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  • £83.00

    Calling Cornwall - Goff Richards

    Estimated delivery 10-14 days
  • £49.20

    CALLING CORNWALL (Brass Band) - Richards, Goff

    Medium

    Estimated delivery 12-14 days

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  • £22.00

    Cornwall (Brass Band - Score and Parts)

    -

    Estimated delivery 12-14 days
  • £22.00

    Cornwall - Floyd, WE

    Includes a full band set (no score)

    In stock: Estimated delivery 1-2 days

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  • £49.20

    Calling Cornwall - Goff Richards

    Estimated delivery 12-14 days
  • £19.50

    Jocular Geordie - Various - David White

    Every part of the UK, from Cornwall to the outer tips of Scotland has its own local and traditional folk tunes. This playful medley of traditional tunes has come straight from the North East, including popular tunes such as "Cushie Butterfield", "Geordy, Haud the Bairn" and "Keep your Feet Still, Geordie". This toe-tapping piece is a must for all bands, whether performing in a concert hall or a village gala, your audiences can be singing and swaying.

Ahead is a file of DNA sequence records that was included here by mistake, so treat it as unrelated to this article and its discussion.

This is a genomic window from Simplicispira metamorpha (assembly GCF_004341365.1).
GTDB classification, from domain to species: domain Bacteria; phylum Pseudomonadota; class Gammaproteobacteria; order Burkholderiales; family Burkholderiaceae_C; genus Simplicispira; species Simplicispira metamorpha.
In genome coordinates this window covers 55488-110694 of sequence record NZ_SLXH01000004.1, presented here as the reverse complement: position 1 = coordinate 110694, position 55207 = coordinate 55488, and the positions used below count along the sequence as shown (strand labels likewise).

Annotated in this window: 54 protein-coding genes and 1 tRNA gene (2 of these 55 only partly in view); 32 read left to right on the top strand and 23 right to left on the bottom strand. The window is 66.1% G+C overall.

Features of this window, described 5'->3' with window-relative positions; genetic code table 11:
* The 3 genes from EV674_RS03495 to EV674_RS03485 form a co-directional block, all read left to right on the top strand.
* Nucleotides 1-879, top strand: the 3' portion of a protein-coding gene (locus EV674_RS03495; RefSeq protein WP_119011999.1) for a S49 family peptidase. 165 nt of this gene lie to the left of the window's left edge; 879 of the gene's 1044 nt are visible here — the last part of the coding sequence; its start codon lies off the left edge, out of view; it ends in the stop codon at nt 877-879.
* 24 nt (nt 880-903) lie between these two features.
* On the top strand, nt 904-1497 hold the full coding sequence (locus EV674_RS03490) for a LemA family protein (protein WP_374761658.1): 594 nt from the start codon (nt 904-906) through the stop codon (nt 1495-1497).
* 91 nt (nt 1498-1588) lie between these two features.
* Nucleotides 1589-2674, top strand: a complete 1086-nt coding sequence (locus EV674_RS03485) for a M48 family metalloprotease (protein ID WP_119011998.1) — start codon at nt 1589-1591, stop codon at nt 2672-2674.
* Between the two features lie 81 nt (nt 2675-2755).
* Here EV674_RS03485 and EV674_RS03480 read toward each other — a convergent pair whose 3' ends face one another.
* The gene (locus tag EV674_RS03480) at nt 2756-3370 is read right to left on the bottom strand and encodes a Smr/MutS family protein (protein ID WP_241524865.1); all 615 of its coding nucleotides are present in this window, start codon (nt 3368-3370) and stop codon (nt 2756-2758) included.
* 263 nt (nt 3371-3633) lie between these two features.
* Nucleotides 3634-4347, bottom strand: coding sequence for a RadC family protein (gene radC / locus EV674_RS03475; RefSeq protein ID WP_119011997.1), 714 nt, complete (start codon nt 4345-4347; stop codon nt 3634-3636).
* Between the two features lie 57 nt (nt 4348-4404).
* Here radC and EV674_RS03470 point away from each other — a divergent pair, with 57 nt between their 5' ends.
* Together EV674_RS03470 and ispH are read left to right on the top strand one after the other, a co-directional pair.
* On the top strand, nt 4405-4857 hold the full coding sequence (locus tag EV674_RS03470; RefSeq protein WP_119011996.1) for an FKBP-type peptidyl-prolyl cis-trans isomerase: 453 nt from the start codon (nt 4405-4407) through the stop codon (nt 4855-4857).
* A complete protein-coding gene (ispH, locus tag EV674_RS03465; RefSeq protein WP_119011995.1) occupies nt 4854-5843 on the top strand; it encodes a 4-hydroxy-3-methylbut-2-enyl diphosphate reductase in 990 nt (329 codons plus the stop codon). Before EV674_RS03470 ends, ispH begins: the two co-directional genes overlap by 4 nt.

In stock: Estimated delivery 1-2 days
  • £69.95

    Corineus - Christopher Bond

    Corineus, in medieval British legend, was a prodigious warrior, a fighter of giants, and the eponymous founder of Cornwall. The first of the legendary rulers of Cornwall, he is described as a character of strength and power. It is on the medieval ruler that this new work, Corineus, is based, presented in three contrasting sections.The work opens with heraldic fanfares and a sense of jubilance before presenting musical material which changes and develops organically, portraying the journey taken by Corineus, Brutus, and the Trojans from modern-day mainland Europe to Britain.The central section of the work is slower, creating a feeling of longing. Brutus' son, Locrinus, had agreed to marry Corineus' daughter, Gwendolen, but instead fell in love with a German princess. In writing this part of the work, the composer portrays the longing of Gwendolen for her husband, knowing he is in love with somebody else.After Corineus died, Locrinus divorced Gwendolen, who responded by raising an army in Cornwall and making war against her ex-husband.Locrinus was killed in battle, and legend suggests that Gwendolen threw Locrinus' lover into the River Severn. This dramatic battle provides the inspiration for the final part of the work.In writing this work, the composer hopes to flare the imagination of young brass players around the country, in an engaging new take on a firm fixture in British folklore.

    Estimated delivery 5-7 days
  • £10.00

    The Once and Future King